“Fashion magazines like Vogue are reflecting the culture. Having huge celebrities like Kim and Kanye on the cover of Vogue is nothing that hasn’t been done before. It would be the same as if Michelle Obama or Hillary Clinton were on the cover – these are influential people whose sense of style, beliefs, and opinions were relevant at the time.”
She noted that newspapers are considered ‘traditional media’ and have certain boundaries to uphold that are very different then that of a fashion magazine. Celebrities on the red carpet may get paid hundreds if not thousands of dollars to wear a designers gown just as bloggers will don ‘gifted’ outfits from head to toe for a fee. Carolyne has been offered many times to wear local designers dresses, (some being couture) to society events but every time has had to refuse.
“I don’t admire [the looks of} any celebrities in magazines,” she said, “because more often then not [in the photos] they didn’t get ready themselves. They have so many handlers and stipulations now [during photo-shoots] that instead of printing the most compelling image we only see the least offensive one.”
One of Hersha’s students asked about dressing the part at high-end functions or parties, Carolyne responded,“Being a working journalist means being on a budget. There’s a job to do and my job is not to be the center of attention, if anything its to easily blend in and not draw attention to oneself. For events I stick to basics, classic pieces that can be worn time and time again. I treat myself to a nice pair of Prada shoes or a designer handbag every two years as to always look presentable and I never buy knockoffs!”
Hersha recollected one of Carolyne’s most memorable articles, when she flew to Europe in 2007 to interview the designers and owners of the fashion house, Ungaro, as well as attend their show at Paris fashion week for a piece for the San Francisco Chronicle Magazine.
“I decided to go to Paris to interview the designers of Ungaro as well as the new owner,” she said, “I flew out there on my own dime. They offered to pay for my flight as well as cover my hotel accommodations but I refused the offer in order to keep things ethical. As a reporter I am constantly making decisions like this, it keeps the integrity of the article intact.”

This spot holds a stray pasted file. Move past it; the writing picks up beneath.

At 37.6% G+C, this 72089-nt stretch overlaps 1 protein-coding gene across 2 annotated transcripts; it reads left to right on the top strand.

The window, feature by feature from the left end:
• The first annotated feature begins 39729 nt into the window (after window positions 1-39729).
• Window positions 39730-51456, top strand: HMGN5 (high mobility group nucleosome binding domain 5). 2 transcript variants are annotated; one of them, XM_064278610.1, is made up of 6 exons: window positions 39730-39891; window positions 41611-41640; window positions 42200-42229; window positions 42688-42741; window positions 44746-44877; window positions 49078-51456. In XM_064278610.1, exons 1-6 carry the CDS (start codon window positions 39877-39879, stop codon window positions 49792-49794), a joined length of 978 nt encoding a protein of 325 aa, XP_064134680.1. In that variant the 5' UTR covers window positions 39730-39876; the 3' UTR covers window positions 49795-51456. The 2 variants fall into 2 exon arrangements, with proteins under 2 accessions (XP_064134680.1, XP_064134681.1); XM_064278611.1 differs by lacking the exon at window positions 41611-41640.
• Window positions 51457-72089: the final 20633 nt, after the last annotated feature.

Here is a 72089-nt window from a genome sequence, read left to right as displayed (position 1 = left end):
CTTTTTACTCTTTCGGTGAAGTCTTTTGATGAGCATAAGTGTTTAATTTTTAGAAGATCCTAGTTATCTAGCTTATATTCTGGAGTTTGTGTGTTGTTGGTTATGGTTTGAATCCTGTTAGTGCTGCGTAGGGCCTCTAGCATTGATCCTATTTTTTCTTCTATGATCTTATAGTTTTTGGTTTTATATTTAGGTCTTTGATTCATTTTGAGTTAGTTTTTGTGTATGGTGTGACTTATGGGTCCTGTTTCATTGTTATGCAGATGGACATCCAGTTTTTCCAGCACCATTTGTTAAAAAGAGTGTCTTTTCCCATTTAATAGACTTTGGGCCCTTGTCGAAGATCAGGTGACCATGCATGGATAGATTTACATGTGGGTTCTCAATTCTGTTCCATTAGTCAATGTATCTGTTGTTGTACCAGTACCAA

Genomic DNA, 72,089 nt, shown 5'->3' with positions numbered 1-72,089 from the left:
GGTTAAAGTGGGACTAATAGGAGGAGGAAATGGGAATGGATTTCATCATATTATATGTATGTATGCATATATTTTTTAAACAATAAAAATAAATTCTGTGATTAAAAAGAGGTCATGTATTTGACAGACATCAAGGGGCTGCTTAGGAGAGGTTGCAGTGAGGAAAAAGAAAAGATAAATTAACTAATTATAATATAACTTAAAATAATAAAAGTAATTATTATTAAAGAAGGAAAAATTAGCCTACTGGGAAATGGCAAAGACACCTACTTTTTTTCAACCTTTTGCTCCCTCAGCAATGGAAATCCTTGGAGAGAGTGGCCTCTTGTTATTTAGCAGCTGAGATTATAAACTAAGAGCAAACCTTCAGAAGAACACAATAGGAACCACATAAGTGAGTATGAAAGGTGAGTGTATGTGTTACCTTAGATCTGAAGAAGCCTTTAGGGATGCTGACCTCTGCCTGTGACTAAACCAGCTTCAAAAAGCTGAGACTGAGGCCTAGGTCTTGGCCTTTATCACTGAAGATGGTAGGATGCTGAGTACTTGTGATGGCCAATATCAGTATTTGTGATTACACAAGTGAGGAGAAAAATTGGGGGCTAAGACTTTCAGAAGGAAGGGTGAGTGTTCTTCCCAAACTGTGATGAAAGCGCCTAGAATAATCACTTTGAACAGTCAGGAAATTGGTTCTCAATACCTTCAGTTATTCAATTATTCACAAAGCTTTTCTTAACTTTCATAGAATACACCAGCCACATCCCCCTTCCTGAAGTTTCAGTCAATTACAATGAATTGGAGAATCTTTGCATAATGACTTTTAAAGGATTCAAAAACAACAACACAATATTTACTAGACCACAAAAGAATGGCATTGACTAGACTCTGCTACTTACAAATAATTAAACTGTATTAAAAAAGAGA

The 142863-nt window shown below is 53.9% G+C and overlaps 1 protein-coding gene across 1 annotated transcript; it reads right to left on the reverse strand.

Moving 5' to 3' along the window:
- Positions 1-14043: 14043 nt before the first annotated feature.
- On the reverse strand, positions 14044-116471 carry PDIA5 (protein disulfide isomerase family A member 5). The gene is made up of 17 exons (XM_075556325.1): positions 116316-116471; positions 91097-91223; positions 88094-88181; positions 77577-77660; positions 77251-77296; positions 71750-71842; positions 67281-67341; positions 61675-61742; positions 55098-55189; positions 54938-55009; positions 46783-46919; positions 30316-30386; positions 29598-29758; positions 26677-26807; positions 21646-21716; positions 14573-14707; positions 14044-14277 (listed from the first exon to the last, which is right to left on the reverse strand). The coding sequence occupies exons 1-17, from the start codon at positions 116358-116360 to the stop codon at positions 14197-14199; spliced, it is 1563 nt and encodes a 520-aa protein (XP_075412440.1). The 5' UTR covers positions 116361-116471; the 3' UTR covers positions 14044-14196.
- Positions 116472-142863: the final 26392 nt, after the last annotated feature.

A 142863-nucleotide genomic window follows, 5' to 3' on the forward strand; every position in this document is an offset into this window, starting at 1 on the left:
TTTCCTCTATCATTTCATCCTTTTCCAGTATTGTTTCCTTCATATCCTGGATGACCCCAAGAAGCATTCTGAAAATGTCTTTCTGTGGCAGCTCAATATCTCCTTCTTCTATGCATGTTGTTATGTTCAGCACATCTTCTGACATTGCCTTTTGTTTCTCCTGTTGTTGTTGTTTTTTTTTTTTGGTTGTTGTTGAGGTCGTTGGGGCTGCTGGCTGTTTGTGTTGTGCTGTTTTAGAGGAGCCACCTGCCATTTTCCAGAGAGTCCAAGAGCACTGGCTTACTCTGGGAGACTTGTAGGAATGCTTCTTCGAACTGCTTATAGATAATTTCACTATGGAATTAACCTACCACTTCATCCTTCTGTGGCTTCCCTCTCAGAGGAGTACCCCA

Hersha explained that the article has stuck in mind ever since it was published because it was one of the first articles where the Bay Area’s technological environment had intersected with a fashion brand. Before then it would have been odd for a tech mogul to invest in a fashion company so outwardly. Carolyne jumped at the chance to write the article as soon as she found out that a venture capitalist, Asim Abdullah, and his wife Dr. Isha Abdullah, from Atherton, California had bought the esteemed fashion house.
Carolyne focused on what was important in the fashion industry is making connections, attending events to network and create strong contacts with other industry professionals. She never knows who she might meet or end up sitting next to. It was through these events that she connected with Ken Downing, the fashion director for Neiman Marcus. He is an incredibly valuable source for trend forecasting, since he is responsible for outfitting all 42 stores with only the best designer garments throughout the world. He currently is putting together the fashion show for the San Francisco Ballet Gala.* Carolyne has received his expert opinion on trends in the past. Another one of Hershas students asked a question about how the SFChronical chooses which trends and styles to write about, Carolyne responded,
“It’s all based on the location of the [news] paper, age group, finances, climate and geography. It’s important [for me] to think about the Bay Area [people] and their lifestyle, and their opinions to know what to cover. What’s important is what the people want.”
*The fashion show sponsored by Neiman Marcus for the San Francisco Ballet occurred April 3. It ran on the cover of Sunday Style on Sunday, April 13, 2014.